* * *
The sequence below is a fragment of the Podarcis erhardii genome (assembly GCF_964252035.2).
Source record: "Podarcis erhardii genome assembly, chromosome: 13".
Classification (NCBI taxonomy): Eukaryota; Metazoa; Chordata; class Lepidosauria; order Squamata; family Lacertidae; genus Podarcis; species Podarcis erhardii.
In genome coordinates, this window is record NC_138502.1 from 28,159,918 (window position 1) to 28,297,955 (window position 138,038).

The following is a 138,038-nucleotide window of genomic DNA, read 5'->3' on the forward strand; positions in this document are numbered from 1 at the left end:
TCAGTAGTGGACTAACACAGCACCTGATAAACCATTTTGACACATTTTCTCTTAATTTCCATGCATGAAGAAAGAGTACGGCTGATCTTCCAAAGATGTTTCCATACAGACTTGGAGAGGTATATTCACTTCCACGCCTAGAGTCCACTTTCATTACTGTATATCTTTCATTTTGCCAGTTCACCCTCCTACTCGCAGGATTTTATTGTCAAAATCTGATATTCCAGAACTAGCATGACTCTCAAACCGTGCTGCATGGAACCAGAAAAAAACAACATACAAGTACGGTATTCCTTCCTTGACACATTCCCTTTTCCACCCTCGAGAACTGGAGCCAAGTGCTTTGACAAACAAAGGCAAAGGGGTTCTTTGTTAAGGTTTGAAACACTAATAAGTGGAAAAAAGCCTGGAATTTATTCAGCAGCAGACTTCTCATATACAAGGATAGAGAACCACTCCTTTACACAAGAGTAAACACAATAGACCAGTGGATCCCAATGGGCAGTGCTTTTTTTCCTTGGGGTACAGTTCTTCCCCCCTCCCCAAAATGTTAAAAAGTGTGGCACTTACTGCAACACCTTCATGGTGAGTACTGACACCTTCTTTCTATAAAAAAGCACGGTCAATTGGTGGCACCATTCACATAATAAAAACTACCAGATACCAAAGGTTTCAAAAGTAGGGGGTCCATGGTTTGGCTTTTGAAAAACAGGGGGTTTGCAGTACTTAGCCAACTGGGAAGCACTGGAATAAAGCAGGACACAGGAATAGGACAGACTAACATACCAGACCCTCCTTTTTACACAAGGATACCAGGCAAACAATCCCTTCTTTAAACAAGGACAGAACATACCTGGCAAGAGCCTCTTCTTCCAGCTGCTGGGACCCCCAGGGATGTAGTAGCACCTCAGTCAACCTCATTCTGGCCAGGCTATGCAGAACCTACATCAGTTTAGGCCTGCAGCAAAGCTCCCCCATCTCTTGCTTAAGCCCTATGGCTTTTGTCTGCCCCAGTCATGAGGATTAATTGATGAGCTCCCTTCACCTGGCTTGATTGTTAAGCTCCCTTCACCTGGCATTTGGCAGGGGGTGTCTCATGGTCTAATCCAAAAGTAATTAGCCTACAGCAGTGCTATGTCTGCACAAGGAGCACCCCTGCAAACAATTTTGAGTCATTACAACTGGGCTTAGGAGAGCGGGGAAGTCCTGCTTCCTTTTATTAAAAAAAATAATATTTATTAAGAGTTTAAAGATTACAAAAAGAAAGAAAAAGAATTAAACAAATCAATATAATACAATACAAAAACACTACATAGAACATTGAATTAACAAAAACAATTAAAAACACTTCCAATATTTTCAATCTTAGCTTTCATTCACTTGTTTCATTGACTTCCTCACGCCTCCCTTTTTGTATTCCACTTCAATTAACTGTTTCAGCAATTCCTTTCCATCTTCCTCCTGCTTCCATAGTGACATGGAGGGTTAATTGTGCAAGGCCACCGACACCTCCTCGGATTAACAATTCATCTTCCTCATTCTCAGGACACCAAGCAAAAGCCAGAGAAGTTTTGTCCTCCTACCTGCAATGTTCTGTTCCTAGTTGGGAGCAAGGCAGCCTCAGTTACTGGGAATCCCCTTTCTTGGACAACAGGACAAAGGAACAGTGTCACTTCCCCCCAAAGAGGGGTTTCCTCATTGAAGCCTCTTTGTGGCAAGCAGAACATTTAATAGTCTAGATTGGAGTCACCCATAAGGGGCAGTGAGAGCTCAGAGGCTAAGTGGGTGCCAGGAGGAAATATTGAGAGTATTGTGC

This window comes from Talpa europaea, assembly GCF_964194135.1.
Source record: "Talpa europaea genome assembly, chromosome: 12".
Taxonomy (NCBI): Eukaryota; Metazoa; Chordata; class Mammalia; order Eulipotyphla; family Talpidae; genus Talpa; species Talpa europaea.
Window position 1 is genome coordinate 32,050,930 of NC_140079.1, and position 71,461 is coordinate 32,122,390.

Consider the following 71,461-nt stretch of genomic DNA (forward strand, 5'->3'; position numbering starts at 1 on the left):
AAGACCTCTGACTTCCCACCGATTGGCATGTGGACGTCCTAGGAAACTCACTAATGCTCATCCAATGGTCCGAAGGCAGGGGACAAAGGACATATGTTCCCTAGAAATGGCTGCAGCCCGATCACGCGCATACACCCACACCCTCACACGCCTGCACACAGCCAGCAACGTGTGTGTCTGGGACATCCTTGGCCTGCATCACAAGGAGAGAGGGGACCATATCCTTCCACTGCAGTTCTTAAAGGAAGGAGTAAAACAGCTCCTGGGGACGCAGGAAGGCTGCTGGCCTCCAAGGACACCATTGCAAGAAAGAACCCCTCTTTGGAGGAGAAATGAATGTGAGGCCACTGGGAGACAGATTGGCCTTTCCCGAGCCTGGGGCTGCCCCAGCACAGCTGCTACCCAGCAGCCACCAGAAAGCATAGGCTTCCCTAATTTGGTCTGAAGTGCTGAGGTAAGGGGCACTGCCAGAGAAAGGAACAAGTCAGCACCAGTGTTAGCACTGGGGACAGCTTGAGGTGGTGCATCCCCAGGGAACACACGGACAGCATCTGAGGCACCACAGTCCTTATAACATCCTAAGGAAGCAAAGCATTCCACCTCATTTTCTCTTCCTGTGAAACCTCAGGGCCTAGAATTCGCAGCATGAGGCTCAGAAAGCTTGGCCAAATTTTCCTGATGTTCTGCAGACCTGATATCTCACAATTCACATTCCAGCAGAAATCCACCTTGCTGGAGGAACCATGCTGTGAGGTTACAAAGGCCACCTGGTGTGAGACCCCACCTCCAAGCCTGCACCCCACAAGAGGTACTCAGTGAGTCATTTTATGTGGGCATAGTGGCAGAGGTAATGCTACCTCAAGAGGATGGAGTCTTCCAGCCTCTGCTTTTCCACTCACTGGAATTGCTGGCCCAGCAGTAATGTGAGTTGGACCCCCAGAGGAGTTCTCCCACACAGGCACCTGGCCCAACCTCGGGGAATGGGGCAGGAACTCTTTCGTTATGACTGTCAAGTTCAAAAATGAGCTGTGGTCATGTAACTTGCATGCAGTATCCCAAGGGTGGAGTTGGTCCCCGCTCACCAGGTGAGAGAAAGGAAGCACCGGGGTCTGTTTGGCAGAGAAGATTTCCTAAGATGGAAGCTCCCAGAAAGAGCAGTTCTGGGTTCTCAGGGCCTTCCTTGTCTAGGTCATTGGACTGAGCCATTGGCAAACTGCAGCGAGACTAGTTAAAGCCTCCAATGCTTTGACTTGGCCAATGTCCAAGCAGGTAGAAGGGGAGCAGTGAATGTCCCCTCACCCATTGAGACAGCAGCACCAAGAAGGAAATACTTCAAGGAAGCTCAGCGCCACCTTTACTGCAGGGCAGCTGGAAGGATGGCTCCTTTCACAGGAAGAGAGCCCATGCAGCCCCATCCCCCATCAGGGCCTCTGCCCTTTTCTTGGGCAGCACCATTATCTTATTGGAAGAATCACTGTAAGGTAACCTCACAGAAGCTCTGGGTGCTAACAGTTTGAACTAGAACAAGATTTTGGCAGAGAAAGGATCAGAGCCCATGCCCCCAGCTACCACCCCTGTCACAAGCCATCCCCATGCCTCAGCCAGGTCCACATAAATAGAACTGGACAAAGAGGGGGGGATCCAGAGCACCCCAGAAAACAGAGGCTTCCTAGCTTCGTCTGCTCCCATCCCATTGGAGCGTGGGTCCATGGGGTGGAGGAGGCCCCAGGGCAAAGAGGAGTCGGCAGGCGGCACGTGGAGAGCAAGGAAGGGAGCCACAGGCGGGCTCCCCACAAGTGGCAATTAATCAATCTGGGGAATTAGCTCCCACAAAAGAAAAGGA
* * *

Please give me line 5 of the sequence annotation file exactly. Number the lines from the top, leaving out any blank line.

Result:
The following is a 138,038-nucleotide window of genomic DNA, read 5'->3' on the forward strand; positions in this document are numbered from 1 at the left end: